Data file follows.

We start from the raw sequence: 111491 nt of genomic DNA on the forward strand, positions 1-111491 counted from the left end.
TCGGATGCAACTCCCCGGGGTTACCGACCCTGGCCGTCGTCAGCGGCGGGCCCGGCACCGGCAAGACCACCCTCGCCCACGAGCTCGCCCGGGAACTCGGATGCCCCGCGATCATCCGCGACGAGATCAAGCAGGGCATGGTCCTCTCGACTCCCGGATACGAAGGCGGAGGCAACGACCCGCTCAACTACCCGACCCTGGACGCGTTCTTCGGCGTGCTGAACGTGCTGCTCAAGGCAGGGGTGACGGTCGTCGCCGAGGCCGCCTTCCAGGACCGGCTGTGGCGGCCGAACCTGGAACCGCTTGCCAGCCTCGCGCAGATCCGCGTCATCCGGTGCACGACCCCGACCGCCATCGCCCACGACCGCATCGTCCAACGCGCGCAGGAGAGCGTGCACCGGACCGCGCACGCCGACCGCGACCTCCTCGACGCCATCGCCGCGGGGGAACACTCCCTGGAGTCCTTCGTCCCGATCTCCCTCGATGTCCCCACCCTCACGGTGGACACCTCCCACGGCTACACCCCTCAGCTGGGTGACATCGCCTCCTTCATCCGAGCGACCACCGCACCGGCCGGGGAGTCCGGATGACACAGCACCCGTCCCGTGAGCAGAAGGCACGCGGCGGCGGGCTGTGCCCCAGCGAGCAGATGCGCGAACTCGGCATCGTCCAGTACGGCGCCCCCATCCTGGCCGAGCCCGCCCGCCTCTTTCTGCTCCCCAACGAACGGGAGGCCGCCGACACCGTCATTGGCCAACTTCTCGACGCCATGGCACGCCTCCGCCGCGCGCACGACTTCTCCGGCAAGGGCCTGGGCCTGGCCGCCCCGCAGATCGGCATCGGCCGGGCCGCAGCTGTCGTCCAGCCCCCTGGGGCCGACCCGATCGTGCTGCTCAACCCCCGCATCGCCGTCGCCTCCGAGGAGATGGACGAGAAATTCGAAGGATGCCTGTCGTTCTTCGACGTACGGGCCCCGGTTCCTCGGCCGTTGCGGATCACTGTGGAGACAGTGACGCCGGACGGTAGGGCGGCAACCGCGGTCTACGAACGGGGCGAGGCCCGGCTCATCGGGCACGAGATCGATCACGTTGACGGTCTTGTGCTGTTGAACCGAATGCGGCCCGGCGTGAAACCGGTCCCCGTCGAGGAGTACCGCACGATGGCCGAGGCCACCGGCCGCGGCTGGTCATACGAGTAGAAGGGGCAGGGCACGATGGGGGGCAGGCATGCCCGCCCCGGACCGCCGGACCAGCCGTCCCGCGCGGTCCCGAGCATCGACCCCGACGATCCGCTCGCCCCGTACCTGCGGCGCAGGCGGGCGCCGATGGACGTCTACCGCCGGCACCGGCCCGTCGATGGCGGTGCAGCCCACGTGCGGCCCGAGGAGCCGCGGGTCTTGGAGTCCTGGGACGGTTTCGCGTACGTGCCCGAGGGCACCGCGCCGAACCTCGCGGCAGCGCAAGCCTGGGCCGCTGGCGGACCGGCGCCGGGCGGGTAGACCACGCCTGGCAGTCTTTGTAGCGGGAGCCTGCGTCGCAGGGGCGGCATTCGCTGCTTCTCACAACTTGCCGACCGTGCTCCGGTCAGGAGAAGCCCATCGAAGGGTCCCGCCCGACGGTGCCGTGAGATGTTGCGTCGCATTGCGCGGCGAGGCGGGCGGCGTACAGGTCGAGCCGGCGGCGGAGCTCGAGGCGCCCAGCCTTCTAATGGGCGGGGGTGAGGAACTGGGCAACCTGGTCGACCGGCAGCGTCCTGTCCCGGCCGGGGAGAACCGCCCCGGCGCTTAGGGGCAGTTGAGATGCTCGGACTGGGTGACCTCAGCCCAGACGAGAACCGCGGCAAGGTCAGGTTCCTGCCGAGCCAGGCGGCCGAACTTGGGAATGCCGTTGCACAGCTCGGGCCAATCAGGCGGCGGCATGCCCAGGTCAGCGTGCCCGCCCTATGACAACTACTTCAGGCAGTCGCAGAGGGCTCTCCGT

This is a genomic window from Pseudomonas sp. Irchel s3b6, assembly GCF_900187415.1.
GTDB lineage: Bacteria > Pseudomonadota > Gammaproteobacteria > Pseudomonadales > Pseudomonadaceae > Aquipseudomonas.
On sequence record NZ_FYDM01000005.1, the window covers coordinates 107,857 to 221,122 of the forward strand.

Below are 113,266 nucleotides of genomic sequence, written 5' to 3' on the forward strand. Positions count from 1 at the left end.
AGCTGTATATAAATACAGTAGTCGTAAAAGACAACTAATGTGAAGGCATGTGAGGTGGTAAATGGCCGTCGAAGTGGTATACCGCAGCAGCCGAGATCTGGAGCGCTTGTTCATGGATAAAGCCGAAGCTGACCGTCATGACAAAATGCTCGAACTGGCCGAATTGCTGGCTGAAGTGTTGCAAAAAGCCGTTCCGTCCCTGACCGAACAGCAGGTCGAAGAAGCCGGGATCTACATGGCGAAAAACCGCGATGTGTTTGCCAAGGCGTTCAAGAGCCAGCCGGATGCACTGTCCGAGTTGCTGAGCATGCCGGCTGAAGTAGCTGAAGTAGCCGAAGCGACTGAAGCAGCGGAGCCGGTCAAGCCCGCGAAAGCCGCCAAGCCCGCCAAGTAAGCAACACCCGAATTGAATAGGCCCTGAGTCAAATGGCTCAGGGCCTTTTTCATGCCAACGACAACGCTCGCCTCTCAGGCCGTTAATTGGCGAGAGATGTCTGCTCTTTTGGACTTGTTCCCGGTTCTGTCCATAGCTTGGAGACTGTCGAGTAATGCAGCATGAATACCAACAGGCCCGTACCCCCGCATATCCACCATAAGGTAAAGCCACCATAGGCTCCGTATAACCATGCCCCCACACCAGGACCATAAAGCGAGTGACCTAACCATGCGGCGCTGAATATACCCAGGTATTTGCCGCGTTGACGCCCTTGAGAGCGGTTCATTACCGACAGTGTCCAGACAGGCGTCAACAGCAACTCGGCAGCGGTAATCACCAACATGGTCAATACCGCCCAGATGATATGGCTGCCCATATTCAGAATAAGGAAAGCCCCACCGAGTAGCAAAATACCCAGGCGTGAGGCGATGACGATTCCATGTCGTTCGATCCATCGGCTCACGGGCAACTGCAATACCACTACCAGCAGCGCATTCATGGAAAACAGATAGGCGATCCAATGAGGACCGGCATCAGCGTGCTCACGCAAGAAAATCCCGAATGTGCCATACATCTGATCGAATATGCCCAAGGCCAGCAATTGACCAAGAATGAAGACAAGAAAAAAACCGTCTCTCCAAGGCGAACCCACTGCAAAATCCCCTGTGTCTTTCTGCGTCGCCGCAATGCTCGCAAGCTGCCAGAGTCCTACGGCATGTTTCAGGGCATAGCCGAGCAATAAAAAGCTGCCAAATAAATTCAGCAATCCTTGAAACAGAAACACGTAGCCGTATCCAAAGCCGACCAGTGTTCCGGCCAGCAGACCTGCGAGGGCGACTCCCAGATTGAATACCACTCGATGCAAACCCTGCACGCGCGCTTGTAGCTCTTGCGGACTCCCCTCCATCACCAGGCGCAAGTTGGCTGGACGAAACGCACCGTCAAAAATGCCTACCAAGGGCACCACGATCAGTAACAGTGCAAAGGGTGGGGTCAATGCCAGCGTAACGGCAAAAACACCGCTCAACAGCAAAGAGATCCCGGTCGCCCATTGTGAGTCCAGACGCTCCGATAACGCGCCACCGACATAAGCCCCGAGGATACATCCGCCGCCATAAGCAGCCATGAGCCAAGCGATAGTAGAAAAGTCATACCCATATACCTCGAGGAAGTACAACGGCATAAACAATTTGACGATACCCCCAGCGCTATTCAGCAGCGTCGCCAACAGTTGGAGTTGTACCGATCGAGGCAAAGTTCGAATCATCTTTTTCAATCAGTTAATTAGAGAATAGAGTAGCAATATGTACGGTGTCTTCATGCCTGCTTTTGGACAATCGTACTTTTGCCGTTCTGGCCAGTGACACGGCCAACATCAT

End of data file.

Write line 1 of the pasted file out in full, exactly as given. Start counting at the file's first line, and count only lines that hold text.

We start from the raw sequence: 111491 nt of genomic DNA on the forward strand, positions 1-111491 counted from the left end.